Counting by 7s by Holly Goldberg Sloan
I’ve spent considerable time this summer reading books intended for a younger audience. I continue to be surprised by the breadth of choices and the intriguing stories to be found in selections for young adults.
Willow Chance is a mixed race, twelve-year old, adopted by “two of the whitest white people in the world”. Consequently she feels like she doesn’t quite belong despite her parent’s best efforts. She also happens to be a genius obsessed with medical conditions, gardening, and the number 7. Not exactly the interests of the kids at the popular table, but she is absolutely doted on by her adoptive parents.
We meet Willow in the company of Dell Duke, a hapless school district behavioral counselor, and two siblings from a different school, Mai and Quang-ha. The four barely know each other, but are together when they receive the news Willow’s parents were killed in a car crash. Willow is rescued temporarily from emergency foster care by Pattie, the mother of Mai and Quang-ha. A taxi driver named Jairo rounds out this multi-cultural group of characters. He drives Willow to her counseling sessions and various other places. Jairo sees Willow as a mystic, due to some medical instructions she provided – not to mention some misinterpreted career advice.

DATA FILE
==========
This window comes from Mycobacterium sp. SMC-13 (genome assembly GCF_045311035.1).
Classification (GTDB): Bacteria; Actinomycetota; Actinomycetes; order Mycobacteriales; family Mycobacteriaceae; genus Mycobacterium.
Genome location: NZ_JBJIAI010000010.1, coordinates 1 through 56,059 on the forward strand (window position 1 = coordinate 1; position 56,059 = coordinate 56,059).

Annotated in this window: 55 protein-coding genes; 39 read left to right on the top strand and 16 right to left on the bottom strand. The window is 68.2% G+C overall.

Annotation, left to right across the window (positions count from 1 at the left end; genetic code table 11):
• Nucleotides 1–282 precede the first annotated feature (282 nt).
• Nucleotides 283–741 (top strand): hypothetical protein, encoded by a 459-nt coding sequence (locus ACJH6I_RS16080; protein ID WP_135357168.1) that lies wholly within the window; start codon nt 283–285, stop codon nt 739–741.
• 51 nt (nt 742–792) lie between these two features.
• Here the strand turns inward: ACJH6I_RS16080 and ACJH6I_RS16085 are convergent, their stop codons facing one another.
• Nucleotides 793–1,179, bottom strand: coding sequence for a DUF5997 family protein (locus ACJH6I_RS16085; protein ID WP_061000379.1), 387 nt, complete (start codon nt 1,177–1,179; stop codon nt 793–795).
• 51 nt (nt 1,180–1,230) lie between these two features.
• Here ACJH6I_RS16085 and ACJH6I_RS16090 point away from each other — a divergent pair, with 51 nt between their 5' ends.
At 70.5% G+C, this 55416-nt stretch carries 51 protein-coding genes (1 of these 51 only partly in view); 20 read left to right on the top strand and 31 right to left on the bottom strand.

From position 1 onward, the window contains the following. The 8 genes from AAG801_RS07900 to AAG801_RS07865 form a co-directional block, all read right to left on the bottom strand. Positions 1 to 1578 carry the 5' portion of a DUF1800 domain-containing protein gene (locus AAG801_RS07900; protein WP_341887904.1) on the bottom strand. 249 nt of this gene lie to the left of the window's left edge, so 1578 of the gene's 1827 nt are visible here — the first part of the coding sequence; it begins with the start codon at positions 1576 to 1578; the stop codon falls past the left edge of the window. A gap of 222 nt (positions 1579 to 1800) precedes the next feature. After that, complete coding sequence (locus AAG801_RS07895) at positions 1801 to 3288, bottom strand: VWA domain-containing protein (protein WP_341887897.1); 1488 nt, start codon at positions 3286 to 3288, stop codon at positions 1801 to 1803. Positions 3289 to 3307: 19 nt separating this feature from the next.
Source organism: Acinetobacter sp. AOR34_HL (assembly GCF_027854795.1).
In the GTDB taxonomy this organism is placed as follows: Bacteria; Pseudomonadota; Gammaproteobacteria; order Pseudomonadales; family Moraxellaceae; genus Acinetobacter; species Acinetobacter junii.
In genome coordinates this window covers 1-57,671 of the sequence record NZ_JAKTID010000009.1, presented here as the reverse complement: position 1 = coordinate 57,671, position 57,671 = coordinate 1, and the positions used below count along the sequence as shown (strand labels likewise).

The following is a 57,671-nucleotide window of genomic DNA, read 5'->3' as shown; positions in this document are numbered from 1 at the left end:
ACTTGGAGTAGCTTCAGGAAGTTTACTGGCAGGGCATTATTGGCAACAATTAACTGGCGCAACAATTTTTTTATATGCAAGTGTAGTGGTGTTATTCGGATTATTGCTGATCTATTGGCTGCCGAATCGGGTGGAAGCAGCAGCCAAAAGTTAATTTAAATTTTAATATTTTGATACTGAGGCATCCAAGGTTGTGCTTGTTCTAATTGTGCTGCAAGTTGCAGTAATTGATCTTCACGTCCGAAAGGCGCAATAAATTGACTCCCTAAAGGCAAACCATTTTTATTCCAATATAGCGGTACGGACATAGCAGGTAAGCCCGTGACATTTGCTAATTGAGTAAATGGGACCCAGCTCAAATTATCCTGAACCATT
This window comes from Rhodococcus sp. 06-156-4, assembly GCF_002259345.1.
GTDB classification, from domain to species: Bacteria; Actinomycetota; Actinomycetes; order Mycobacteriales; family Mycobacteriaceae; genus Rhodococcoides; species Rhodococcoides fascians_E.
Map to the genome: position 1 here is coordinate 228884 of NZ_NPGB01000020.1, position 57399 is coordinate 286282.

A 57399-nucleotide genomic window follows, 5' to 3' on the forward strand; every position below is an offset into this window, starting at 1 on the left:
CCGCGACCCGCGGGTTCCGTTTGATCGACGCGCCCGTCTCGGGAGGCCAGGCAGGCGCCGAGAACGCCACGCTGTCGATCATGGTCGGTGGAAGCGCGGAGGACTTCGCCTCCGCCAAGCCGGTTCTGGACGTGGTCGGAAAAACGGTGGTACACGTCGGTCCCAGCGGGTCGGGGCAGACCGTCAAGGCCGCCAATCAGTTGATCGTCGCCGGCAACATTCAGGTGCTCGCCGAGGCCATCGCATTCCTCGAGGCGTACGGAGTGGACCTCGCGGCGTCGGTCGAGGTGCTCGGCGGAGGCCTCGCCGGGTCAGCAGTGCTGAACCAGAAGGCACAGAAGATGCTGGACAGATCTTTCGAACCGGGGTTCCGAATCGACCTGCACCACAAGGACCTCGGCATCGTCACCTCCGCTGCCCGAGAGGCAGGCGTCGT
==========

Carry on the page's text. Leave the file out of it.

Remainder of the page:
What follows is how a group of unlikely friends are brought together to form a faux family, and are subsequently transformed into better versions of themselves. All events lead up to Willow’s family court hearing where the judge will assign her to a permanent foster home.
In a world of vampires and dystopia, uplifting sadly sometimes seems out of place. Yes, there are things about this story, which as an adult reader I found to be implausible; however those same things might inspire hope in a middle-grade student who feels they don’t belong. I think readers will truly relate to these characters struggling to find their place in the world.
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